This mic could also translate well with acoustic instruments in live situations. I’ve been involved in dozens of live concert recordings, and often the artist played acoustic guitar at least during part of the set. The direct sound of an acoustic guitar was never that flattering, so I’d always tried to mic the acoustic as well; typically I’d achieve this with a small diaphragm condenser such as the Neumann KM 84 or the AKG 451. These mics were sometimes usable during an acoustic song intro or during a ballad, but they picked up so much ambient noise that they couldn’t be used for 90-percent of the show. The 4017 was a perfect solution to this situation. It sounded great, had great off-axis rejection and it could be placed further from the sound source than non-shotgun options — and that made the video people happy. The mic could also work admirably when used to record audience ambience.

The 4017’s two switching filters were accessed by DPA’s brilliant new switching ring design. These sturdy switches were instantly altered by the twist of a ring rather than requiring the use of a small screwdriver. The top end response of the 4017 was so good that I never needed the high frequency boost. I wished, however, that DPA had made this both a boost and a cut, as there were several times I ended up reducing the high frequencies by using an outboard equalizer.

I was surprised that a $2,000 mic didn’t include a shock mount. I’m sure the $250 DPA shock mount has some advantages (the review mics didn’t include shock mounts, so I don’t know how they stand up), but for my tests the $55 PSC universal shock mount worked perfectly.


The DPA 4017 Shotgun Microphone is lightweight, compact and most importantly, accurate. I anticipate the microphone will quickly become a mainstay in the broadcast and location recording field. Although its price tag will undoubtedly keep some people from taking the plunge, it should receive top consideration from radio stations, freelance engineers, small radio stations and high-end consumers in the market for a top-notch shotgun.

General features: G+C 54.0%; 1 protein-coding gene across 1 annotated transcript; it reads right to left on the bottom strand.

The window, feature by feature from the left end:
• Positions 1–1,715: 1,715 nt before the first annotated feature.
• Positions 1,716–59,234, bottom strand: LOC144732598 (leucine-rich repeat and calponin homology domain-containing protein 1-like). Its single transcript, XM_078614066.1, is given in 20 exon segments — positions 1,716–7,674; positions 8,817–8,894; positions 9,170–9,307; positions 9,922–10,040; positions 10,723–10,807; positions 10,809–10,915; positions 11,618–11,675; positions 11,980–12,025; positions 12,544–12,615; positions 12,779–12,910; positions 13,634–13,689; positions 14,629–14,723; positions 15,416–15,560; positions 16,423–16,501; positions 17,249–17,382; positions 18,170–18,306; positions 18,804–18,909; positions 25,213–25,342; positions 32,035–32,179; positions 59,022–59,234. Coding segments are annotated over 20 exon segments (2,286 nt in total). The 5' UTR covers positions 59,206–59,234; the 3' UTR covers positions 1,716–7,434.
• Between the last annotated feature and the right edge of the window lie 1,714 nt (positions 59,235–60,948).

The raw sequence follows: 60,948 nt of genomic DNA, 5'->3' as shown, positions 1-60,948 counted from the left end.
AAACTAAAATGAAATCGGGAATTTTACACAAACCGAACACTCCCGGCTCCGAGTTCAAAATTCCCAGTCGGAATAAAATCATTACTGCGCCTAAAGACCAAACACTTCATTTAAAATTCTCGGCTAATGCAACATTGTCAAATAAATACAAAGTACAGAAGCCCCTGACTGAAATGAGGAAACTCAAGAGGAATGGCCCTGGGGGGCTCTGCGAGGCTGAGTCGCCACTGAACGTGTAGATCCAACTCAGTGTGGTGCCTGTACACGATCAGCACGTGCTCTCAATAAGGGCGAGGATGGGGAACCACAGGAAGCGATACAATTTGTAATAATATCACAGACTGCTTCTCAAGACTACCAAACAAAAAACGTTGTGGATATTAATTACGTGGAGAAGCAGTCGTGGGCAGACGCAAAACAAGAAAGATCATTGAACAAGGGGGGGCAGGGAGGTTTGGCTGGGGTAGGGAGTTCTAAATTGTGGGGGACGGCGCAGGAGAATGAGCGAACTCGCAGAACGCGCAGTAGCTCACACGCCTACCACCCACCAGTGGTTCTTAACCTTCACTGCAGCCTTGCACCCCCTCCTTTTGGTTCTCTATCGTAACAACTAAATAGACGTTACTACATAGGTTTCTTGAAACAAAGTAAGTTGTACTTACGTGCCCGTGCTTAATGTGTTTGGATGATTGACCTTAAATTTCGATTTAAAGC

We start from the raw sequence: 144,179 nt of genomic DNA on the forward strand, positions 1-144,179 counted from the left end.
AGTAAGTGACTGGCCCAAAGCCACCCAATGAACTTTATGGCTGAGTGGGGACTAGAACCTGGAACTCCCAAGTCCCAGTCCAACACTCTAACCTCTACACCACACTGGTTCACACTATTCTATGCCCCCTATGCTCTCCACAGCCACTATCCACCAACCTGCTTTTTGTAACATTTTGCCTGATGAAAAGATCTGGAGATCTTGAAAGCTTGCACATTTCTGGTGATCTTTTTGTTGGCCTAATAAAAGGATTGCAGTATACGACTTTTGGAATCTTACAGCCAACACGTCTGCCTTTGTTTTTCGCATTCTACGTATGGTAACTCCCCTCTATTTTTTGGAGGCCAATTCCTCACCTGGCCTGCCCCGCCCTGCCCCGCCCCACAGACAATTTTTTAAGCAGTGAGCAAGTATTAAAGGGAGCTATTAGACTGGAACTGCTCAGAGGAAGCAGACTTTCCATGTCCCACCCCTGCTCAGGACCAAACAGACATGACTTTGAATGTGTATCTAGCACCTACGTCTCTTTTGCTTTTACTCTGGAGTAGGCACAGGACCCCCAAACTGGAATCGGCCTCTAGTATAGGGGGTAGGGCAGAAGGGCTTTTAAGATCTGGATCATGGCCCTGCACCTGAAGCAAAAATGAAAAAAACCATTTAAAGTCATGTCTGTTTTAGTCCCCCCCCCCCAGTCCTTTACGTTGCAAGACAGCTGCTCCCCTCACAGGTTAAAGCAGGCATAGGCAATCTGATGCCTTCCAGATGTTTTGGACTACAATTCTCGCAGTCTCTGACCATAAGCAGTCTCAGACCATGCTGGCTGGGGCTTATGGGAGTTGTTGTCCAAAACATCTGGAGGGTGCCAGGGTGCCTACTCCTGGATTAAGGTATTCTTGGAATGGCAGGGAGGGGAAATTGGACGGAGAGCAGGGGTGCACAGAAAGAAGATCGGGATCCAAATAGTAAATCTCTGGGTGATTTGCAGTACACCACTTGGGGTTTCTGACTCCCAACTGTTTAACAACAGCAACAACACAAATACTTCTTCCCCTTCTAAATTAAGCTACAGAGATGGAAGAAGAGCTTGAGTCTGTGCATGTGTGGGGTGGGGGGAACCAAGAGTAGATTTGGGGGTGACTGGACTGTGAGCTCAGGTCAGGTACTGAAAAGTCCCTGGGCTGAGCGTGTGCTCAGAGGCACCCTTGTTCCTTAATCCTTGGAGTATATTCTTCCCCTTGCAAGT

Russ Long, a Nashville-based producer/engineer, owns The Carport recording studio. He is a regular contributor to Pro Audio Review.

Review Setup

Apple Macintosh 2 GHz Dual Processor G5 w/2 GB RAM; Digidesign ProTools 7.4; Lynx Aurora Converters; Lucid Gen-X-96 Clock; PMC AML-1 monitors.

DPA 4017: A Location Recordist’s Perspective

For this field test, I used the DPA 4017 on a documentary and a television production. I was recording straight to camera via a Sound Devices 442 mixer, while monitoring with Sony MDR-7506 headphones. While DPA does make a shock mount for this microphone, it was not included. Instead, I used a PSC short shock mount.

I found the 4017 to be ideal for long days of ENG shooting. Its short length made low ceilings easy to navigate. Its light weight cut down on the obligatory arm cramps from long days of booming. The mic’s pickup pattern seemed to be wider and more forgiving of off-axis dialog than the Sennheiser 416. This made it an excellent choice for documentary work and ENG shoots where it is often unpredictable who will be speaking next; usually, just a slight shift in angle was enough to make up for any loss in presence.

The onboard low-cut and high-boost were well implemented and easily accessible. For on-camera mounting, the low cut sounded good and was an excellent quick fix. The high-end boost adds a 4 dB shelving boost at 8 kHz. According to the manufacturer’s literature, it is intended to make up for any high frequency loss caused by a zeppelin and windjammer (or “dead cat”). I did not have an opportunity to try this out, but it is an interesting idea.

Overall, the sound was brighter in the upper mids than the Sennheiser MKH60. With the low-cut disengaged, I found the proximity effect added nice warmth to the dialog without sacrificing presence. The high SPL rating was helpful for one of my projects recording some wild gunshots without the slightest hint of distortion.

Unfortunately, there was a noticeable amount of selfnoise hiss in the upper frequencies that was distracting in the headphones. For the price tag, I would have expected a dead quiet microphone. Considering that the noise floor was similar to that of a Sanken CS-1, which retails for about $800, this was a knock against an otherwise excellent microphone.

— Matt Hamilton